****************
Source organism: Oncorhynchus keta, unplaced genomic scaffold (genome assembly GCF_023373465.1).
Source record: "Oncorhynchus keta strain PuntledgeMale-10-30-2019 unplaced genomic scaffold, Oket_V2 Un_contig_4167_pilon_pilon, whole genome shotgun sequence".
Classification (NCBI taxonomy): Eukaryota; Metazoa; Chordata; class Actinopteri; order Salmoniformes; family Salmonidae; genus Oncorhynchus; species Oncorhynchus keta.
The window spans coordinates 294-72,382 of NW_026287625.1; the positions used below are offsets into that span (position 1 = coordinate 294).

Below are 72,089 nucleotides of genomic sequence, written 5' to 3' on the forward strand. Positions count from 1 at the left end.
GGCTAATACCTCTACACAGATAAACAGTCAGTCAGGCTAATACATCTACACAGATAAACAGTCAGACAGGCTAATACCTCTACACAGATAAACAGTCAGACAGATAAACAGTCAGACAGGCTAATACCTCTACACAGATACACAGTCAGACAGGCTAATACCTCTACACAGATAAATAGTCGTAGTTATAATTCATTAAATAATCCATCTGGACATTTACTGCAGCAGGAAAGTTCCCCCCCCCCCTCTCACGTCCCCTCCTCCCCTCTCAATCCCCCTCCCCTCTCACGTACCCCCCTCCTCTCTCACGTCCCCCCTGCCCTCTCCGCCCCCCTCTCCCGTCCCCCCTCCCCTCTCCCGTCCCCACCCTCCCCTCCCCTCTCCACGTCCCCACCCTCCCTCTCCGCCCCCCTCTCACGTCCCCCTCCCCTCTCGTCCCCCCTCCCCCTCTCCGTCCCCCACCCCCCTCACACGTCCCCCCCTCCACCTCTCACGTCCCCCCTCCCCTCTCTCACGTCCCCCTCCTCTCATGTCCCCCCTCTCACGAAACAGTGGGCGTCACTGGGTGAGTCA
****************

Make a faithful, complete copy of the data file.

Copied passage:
Source organism: Oncorhynchus keta, unplaced genomic scaffold (genome assembly GCF_023373465.1).
Source record: "Oncorhynchus keta strain PuntledgeMale-10-30-2019 unplaced genomic scaffold, Oket_V2 Un_contig_4167_pilon_pilon, whole genome shotgun sequence".
Classification (NCBI taxonomy): Eukaryota; Metazoa; Chordata; class Actinopteri; order Salmoniformes; family Salmonidae; genus Oncorhynchus; species Oncorhynchus keta.
The window spans coordinates 294-72,382 of NW_026287625.1; the positions used below are offsets into that span (position 1 = coordinate 294).

Below are 72,089 nucleotides of genomic sequence, written 5' to 3' on the forward strand. Positions count from 1 at the left end.
GGCTAATACCTCTACACAGATAAACAGTCAGTCAGGCTAATACATCTACACAGATAAACAGTCAGACAGGCTAATACCTCTACACAGATAAACAGTCAGACAGATAAACAGTCAGACAGGCTAATACCTCTACACAGATACACAGTCAGACAGGCTAATACCTCTACACAGATAAATAGTCGTAGTTATAATTCATTAAATAATCCATCTGGACATTTACTGCAGCAGGAAAGTTCCCCCCCCCCCTCTCACGTCCCCTCCTCCCCTCTCAATCCCCCTCCCCTCTCACGTACCCCCCTCCTCTCTCACGTCCCCCCTGCCCTCTCCGCCCCCCTCTCCCGTCCCCCCTCCCCTCTCCCGTCCCCACCCTCCCCTCCCCTCTCCACGTCCCCACCCTCCCTCTCCGCCCCCCTCTCACGTCCCCCTCCCCTCTCGTCCCCCCTCCCCCTCTCCGTCCCCCACCCCCCTCACACGTCCCCCCCTCCACCTCTCACGTCCCCCCTCCCCTCTCTCACGTCCCCCTCCTCTCATGTCCCCCCTCTCACGAAACAGTGGGCGTCACTGGGTGAGTCA